In an internal memo to BLM director Kathleen Clarke, Dave Cavanagh, the agency’s chief land appraiser, pointed out that the deal “generously inflated the value of the state lands to the disadvantage of the BLM.” He also warned that public statements by officials in the Interior department that the deal had been scrutinized by independent appraisers was “potentially misleading to the public.” One of the most astonishing things about this memo is the fact that Cavanagh has himself been under fire from environmental groups for his role in approving bogus appraisals for other land deals.

Clarke dismissed the concerns of her line officers, hid the real numbers from skeptical members of congress, such as Rep. Nick Rahall, the West Virginia Democrat, and pursued the deal anyway. Word came down from Clarke’s office that dissenters were to shut up and to stop putting their complaints about the deal in writing. Efforts to shred the paper trail exposing the deal ensued.

Clarke is a former top aide to both Rep. James Hanson, former head of House Resources Committee, and Utah governor Mike Leavitt, a notorious anti-environmentalist who believes that all federal lands should be turned over to the states.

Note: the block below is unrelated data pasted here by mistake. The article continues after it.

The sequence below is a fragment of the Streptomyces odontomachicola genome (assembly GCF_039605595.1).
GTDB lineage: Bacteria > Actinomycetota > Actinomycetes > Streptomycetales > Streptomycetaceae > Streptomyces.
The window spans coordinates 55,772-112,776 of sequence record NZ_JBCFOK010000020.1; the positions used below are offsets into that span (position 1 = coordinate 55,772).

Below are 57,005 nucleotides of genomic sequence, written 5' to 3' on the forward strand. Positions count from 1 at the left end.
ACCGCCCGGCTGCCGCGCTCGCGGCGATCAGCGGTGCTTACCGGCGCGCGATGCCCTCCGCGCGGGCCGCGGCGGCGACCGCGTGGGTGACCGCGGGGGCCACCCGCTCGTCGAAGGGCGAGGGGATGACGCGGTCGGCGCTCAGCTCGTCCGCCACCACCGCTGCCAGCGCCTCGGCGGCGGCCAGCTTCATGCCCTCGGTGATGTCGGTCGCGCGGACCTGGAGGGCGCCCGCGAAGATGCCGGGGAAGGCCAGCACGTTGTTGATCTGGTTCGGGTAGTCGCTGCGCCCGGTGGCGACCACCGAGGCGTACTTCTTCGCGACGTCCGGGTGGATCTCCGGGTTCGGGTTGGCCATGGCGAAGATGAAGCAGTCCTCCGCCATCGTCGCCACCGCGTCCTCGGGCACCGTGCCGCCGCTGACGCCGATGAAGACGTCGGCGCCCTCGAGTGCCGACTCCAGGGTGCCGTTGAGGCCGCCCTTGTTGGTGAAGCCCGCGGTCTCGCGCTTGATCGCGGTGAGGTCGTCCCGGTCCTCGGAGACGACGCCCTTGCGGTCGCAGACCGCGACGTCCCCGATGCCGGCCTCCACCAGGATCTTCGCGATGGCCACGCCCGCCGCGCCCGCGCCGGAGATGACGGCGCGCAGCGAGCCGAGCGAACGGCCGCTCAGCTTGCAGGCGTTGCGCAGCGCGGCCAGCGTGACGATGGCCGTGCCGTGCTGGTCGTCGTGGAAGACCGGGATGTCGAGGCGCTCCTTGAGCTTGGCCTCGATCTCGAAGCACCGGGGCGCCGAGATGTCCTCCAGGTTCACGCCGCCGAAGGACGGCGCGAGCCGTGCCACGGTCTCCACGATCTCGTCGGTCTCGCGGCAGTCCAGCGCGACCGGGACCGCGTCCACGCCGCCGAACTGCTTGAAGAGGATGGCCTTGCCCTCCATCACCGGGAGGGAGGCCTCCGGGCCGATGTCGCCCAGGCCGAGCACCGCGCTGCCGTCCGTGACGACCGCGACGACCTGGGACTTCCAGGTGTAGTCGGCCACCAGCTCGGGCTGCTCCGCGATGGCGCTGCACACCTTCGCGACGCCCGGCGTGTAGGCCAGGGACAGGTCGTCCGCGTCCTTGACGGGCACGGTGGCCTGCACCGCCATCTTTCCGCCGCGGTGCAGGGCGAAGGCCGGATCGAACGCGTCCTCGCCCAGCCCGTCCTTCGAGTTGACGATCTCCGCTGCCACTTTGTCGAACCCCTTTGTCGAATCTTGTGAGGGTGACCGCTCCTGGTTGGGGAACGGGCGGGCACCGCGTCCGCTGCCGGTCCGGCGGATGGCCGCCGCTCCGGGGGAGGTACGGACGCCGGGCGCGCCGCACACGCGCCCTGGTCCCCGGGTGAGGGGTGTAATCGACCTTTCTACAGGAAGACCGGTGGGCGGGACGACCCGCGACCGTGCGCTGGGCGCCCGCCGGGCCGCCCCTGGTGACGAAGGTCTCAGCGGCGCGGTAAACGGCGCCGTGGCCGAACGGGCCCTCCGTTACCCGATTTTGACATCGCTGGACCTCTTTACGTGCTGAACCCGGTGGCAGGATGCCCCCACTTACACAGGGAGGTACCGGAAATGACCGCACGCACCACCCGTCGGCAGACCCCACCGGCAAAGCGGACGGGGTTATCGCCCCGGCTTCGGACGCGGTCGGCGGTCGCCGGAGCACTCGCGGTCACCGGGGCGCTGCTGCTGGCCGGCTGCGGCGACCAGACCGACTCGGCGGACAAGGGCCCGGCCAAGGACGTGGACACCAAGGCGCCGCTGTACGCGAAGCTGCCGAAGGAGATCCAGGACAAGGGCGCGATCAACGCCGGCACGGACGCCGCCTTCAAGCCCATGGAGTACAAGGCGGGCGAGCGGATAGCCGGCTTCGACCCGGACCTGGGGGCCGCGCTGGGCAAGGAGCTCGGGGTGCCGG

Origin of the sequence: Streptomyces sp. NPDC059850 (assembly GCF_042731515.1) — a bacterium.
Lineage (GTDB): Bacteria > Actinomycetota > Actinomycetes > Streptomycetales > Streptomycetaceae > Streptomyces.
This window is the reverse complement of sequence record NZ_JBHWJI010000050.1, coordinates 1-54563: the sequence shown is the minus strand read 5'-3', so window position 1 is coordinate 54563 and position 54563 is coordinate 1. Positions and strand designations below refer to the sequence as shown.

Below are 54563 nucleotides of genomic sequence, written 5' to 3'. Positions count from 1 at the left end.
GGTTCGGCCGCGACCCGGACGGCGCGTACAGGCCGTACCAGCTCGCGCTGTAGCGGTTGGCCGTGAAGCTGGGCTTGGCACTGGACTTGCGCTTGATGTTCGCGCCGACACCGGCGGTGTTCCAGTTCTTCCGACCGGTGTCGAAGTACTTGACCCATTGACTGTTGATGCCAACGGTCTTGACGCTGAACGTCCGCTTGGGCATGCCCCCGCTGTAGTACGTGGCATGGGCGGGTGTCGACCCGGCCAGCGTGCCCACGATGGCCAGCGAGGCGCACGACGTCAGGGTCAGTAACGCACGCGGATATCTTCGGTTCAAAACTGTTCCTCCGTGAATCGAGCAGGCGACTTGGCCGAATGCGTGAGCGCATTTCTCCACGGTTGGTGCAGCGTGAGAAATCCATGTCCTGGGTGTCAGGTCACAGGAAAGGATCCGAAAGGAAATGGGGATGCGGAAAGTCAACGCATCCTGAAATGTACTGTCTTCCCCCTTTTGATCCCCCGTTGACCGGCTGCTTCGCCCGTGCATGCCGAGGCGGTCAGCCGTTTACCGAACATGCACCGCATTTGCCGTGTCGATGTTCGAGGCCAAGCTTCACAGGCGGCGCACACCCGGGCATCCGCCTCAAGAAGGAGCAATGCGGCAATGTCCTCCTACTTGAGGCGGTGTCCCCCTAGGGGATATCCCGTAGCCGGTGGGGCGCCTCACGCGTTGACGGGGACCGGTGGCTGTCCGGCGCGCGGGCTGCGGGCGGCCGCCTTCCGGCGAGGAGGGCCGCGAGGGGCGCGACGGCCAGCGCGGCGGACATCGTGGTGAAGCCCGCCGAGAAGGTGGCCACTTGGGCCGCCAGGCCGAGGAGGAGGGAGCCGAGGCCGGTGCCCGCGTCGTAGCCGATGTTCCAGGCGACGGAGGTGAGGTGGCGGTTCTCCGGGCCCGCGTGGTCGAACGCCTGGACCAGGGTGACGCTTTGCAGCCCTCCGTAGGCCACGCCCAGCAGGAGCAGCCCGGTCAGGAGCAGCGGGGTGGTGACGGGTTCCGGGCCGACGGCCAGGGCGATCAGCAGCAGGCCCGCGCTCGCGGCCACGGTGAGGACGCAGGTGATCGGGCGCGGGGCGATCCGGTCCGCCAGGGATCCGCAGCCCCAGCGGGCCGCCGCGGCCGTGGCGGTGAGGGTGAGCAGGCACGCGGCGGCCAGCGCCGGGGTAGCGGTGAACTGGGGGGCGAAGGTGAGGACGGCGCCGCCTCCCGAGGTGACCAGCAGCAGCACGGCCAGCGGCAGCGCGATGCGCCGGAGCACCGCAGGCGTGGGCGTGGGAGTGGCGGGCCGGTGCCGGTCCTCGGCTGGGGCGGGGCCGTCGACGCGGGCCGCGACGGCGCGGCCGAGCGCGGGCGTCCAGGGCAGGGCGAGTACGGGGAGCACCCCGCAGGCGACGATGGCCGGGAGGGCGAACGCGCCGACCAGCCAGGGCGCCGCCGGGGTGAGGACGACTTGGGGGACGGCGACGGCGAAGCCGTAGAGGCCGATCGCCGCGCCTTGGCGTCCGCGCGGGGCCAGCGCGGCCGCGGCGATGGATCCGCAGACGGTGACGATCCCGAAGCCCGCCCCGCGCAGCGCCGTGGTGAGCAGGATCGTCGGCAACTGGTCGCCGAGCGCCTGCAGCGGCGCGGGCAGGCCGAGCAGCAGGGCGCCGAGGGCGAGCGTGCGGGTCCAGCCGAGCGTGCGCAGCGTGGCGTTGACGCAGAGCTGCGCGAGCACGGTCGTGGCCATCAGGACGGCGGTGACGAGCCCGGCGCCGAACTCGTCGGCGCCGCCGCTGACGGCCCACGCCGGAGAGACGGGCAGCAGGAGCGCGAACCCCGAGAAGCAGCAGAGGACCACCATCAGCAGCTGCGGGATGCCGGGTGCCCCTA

Clarke has maintained that she recused herself from all matters related to the deal in order to avoid a conflict of interest. But the IG report revealed that in March of 2002, Clarke met with Sally Wisely, the BLM’s top officer in Utah. Wisely told the IG’s investigators that she had requested the meeting in order to relay her fears that the deal was being rushed through without enough attention being given to the concerns of the appraisers and geologists. Clarke told Wisely that it was a done deal.

But Clarke is just a stooge for Griles, who is for all practical purposes running the BLM like a private fiefdom. Since taking office Griles has pursued a course of privatizing the federal estate through land swaps, where federal lands rich in timber, minerals and oil are traded away for beat-over private and state lands. After the transfers, the lands, now free from the uncomfortable burdens of federal environmental laws, are easier for extractive industries to exploit with dispatch.

Griles is already under investigation for his role in squashing an environmental review of a natural gas leasing plan in the Powder River Basin of Wyoming. The leases, worth tens of millions of dollars, would be held by former clients in Griles’s old lobbying firm. A provision in Griles’s buy-out contract allows him to be paid more than $2 million from the firm’s profits over the next two years.

Griles’s lieutenant in the Utah land exchange was Thomas Fulton, the deputy assistant secretary of Interior for Lands and Minerals Management. Fulton handled the negotiations with state of Utah and the congressional delegation. Fulton may end up being the fall-guy in the affair. The IG report fingers Fulton for providing false information to other Department of Interior officials (ie., Interior Secretary Gale Norton) and members of congress. Fulton has been removed from his position and is now in bureaucratic exile planning the BLM’s commemoration of the bi-centennial of the Lewis and Clark expedition.